None of it looks pretty, but it gets the job done, and makes our lives a little easier.

We also continue to use hay pillows,

but we mostly just put those inside our arena/shelter as when it gets muddy they turn into a big muddy mess and are very hard to use.  The zippers get stuck and it just doesn’t work.  We used them a lot last year, but have turned to using hay nets much more this year.  The hay pillows are great when the weather is nice, but this is Illinois and this time of year, the weather is never nice.

Winter is hard.  Winter is harder when you have to be out twice a day feeding horses.  But we muddle through and we try to come up with ways to make our lives easier.  Then we wait for the horses to break them.





For the Birds

It’s Fall, and though we have birds at the ranch all the times of the year, they seem to be everywhere come Fall.  We are used to seeing birds in the sky, but these days, we see them mostly on the horse’s backs or at their feet.  Why is this?


I really don’t know?


I did Google it.  But didn’t get an exact answer.  Some say the birds are trying to keep warm.  Some say they are picking insects and food off the horses.  I wish that one were true.  I wish the birds would eat ALL the flys and ALL the mosquitoes.  But they don’t.  Maybe they eat some, but not enough to tell with the naked eye.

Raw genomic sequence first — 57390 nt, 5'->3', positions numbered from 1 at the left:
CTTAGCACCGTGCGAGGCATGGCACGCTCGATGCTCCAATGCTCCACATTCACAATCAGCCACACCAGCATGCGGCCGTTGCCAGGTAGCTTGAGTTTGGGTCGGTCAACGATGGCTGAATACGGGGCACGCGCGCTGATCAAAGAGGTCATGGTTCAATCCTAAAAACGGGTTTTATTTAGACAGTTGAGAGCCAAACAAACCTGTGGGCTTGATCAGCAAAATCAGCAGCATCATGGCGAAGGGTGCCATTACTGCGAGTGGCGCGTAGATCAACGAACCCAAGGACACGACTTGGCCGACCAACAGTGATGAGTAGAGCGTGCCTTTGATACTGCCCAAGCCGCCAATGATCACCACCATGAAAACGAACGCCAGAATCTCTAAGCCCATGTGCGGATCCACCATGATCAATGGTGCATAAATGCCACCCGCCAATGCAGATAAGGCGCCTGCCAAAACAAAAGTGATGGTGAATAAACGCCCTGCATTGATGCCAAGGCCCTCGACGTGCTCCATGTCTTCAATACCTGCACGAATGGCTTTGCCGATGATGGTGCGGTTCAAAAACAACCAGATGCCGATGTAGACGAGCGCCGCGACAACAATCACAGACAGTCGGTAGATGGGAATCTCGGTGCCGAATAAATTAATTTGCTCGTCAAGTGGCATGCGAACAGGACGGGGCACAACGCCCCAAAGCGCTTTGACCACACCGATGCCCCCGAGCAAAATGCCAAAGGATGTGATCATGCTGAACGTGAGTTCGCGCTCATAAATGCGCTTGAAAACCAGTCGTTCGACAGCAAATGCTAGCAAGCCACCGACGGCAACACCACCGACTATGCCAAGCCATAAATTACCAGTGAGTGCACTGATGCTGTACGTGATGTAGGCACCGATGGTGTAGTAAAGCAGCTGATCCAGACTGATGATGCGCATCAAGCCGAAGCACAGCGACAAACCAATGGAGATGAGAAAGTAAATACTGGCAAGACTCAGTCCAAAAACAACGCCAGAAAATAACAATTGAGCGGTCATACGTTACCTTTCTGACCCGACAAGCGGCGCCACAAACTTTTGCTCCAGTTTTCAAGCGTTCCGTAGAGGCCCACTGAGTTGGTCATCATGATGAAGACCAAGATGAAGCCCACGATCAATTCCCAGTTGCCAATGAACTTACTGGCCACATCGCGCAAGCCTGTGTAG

I personally think they are looking for dropped grain.  Either from the horse’s mouth, or from the horse’s manure.  (In the above photo, possibly they are looking at the pretty sunrise?)


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Food starts to get scarce in the Fall and the birds haven’t quite made it south yet, so they hang out with animals that are dropping grain.  Smart of them, right.


I could be wrong.  Either way, I bet both species are benefiting from the other in some way.  Most times, nature tends to work that way.




This is Ralph and Ernest hitching a ride on Liberty.  Or maybe it’s Edna and Bernice.  It’s hard to tell.  They all look alike.